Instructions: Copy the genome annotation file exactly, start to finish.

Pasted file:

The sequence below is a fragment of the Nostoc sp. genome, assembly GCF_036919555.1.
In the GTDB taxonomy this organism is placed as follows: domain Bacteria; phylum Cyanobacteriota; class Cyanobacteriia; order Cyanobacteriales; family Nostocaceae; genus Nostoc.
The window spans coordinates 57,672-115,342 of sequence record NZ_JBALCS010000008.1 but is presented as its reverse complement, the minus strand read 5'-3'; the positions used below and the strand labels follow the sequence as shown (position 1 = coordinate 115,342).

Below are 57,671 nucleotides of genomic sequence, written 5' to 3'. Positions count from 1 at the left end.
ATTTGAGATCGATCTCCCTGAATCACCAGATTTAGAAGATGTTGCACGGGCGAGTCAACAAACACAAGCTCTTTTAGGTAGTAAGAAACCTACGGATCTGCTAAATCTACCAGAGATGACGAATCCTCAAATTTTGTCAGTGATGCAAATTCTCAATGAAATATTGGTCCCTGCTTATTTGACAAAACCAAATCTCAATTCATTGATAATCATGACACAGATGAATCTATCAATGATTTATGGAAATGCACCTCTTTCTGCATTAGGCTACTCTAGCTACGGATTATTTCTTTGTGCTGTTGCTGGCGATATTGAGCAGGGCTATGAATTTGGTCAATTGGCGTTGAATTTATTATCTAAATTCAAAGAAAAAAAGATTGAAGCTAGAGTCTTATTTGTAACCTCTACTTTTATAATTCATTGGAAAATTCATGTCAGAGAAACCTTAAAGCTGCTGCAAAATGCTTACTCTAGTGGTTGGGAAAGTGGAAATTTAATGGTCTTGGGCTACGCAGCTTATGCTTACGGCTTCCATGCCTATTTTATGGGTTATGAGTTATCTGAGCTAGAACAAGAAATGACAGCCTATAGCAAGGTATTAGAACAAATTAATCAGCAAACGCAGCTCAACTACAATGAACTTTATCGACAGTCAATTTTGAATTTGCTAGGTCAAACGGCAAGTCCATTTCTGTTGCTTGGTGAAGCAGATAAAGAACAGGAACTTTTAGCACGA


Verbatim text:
The sequence below is a fragment of the Nostoc sp. genome, assembly GCF_036919555.1.
In the GTDB taxonomy this organism is placed as follows: domain Bacteria; phylum Cyanobacteriota; class Cyanobacteriia; order Cyanobacteriales; family Nostocaceae; genus Nostoc.
The window spans coordinates 57,672-115,342 of sequence record NZ_JBALCS010000008.1 but is presented as its reverse complement, the minus strand read 5'-3'; the positions used below and the strand labels follow the sequence as shown (position 1 = coordinate 115,342).

Below are 57,671 nucleotides of genomic sequence, written 5' to 3'. Positions count from 1 at the left end.
ATTTGAGATCGATCTCCCTGAATCACCAGATTTAGAAGATGTTGCACGGGCGAGTCAACAAACACAAGCTCTTTTAGGTAGTAAGAAACCTACGGATCTGCTAAATCTACCAGAGATGACGAATCCTCAAATTTTGTCAGTGATGCAAATTCTCAATGAAATATTGGTCCCTGCTTATTTGACAAAACCAAATCTCAATTCATTGATAATCATGACACAGATGAATCTATCAATGATTTATGGAAATGCACCTCTTTCTGCATTAGGCTACTCTAGCTACGGATTATTTCTTTGTGCTGTTGCTGGCGATATTGAGCAGGGCTATGAATTTGGTCAATTGGCGTTGAATTTATTATCTAAATTCAAAGAAAAAAAGATTGAAGCTAGAGTCTTATTTGTAACCTCTACTTTTATAATTCATTGGAAAATTCATGTCAGAGAAACCTTAAAGCTGCTGCAAAATGCTTACTCTAGTGGTTGGGAAAGTGGAAATTTAATGGTCTTGGGCTACGCAGCTTATGCTTACGGCTTCCATGCCTATTTTATGGGTTATGAGTTATCTGAGCTAGAACAAGAAATGACAGCCTATAGCAAGGTATTAGAACAAATTAATCAGCAAACGCAGCTCAACTACAATGAACTTTATCGACAGTCAATTTTGAATTTGCTAGGTCAAACGGCAAGTCCATTTCTGTTGCTTGGTGAAGCAGATAAAGAACAGGAACTTTTAGCACGA